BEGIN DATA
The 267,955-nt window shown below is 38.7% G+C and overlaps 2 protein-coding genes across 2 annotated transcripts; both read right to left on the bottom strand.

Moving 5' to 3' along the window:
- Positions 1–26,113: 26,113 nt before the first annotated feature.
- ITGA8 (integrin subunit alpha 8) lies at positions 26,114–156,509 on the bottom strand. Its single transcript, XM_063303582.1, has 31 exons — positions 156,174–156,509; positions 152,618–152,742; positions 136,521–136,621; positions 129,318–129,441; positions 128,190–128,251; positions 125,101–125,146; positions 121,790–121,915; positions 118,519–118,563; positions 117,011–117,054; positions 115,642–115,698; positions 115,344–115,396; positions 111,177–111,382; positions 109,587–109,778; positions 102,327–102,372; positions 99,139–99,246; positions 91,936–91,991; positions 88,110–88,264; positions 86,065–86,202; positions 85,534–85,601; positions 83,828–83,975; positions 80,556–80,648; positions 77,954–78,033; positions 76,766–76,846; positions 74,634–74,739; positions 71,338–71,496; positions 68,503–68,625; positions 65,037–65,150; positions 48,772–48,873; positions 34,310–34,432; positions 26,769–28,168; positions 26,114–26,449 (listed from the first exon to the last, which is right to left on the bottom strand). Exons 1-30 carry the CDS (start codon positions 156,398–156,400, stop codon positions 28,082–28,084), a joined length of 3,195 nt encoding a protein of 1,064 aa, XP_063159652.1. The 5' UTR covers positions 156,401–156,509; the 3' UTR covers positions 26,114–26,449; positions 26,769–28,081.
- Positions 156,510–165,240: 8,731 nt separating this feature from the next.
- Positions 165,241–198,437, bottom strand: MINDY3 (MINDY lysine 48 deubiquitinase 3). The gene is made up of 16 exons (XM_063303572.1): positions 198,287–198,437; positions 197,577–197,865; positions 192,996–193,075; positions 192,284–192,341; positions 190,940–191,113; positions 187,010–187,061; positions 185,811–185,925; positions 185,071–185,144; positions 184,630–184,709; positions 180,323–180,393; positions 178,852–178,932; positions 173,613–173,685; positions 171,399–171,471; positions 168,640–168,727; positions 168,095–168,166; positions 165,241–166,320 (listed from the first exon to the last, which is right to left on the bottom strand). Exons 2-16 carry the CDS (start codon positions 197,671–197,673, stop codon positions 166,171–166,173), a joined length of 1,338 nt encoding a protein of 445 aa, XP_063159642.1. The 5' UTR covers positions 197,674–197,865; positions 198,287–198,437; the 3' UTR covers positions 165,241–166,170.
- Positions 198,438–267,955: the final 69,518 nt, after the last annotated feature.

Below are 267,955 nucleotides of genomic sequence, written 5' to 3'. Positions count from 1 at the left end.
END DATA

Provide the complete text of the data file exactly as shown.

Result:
The 267,955-nt window shown below is 38.7% G+C and overlaps 2 protein-coding genes across 2 annotated transcripts; both read right to left on the bottom strand.

Moving 5' to 3' along the window:
- Positions 1–26,113: 26,113 nt before the first annotated feature.
- ITGA8 (integrin subunit alpha 8) lies at positions 26,114–156,509 on the bottom strand. Its single transcript, XM_063303582.1, has 31 exons — positions 156,174–156,509; positions 152,618–152,742; positions 136,521–136,621; positions 129,318–129,441; positions 128,190–128,251; positions 125,101–125,146; positions 121,790–121,915; positions 118,519–118,563; positions 117,011–117,054; positions 115,642–115,698; positions 115,344–115,396; positions 111,177–111,382; positions 109,587–109,778; positions 102,327–102,372; positions 99,139–99,246; positions 91,936–91,991; positions 88,110–88,264; positions 86,065–86,202; positions 85,534–85,601; positions 83,828–83,975; positions 80,556–80,648; positions 77,954–78,033; positions 76,766–76,846; positions 74,634–74,739; positions 71,338–71,496; positions 68,503–68,625; positions 65,037–65,150; positions 48,772–48,873; positions 34,310–34,432; positions 26,769–28,168; positions 26,114–26,449 (listed from the first exon to the last, which is right to left on the bottom strand). Exons 1-30 carry the CDS (start codon positions 156,398–156,400, stop codon positions 28,082–28,084), a joined length of 3,195 nt encoding a protein of 1,064 aa, XP_063159652.1. The 5' UTR covers positions 156,401–156,509; the 3' UTR covers positions 26,114–26,449; positions 26,769–28,081.
- Positions 156,510–165,240: 8,731 nt separating this feature from the next.
- Positions 165,241–198,437, bottom strand: MINDY3 (MINDY lysine 48 deubiquitinase 3). The gene is made up of 16 exons (XM_063303572.1): positions 198,287–198,437; positions 197,577–197,865; positions 192,996–193,075; positions 192,284–192,341; positions 190,940–191,113; positions 187,010–187,061; positions 185,811–185,925; positions 185,071–185,144; positions 184,630–184,709; positions 180,323–180,393; positions 178,852–178,932; positions 173,613–173,685; positions 171,399–171,471; positions 168,640–168,727; positions 168,095–168,166; positions 165,241–166,320 (listed from the first exon to the last, which is right to left on the bottom strand). Exons 2-16 carry the CDS (start codon positions 197,671–197,673, stop codon positions 166,171–166,173), a joined length of 1,338 nt encoding a protein of 445 aa, XP_063159642.1. The 5' UTR covers positions 197,674–197,865; positions 198,287–198,437; the 3' UTR covers positions 165,241–166,170.
- Positions 198,438–267,955: the final 69,518 nt, after the last annotated feature.

Below are 267,955 nucleotides of genomic sequence, written 5' to 3'. Positions count from 1 at the left end.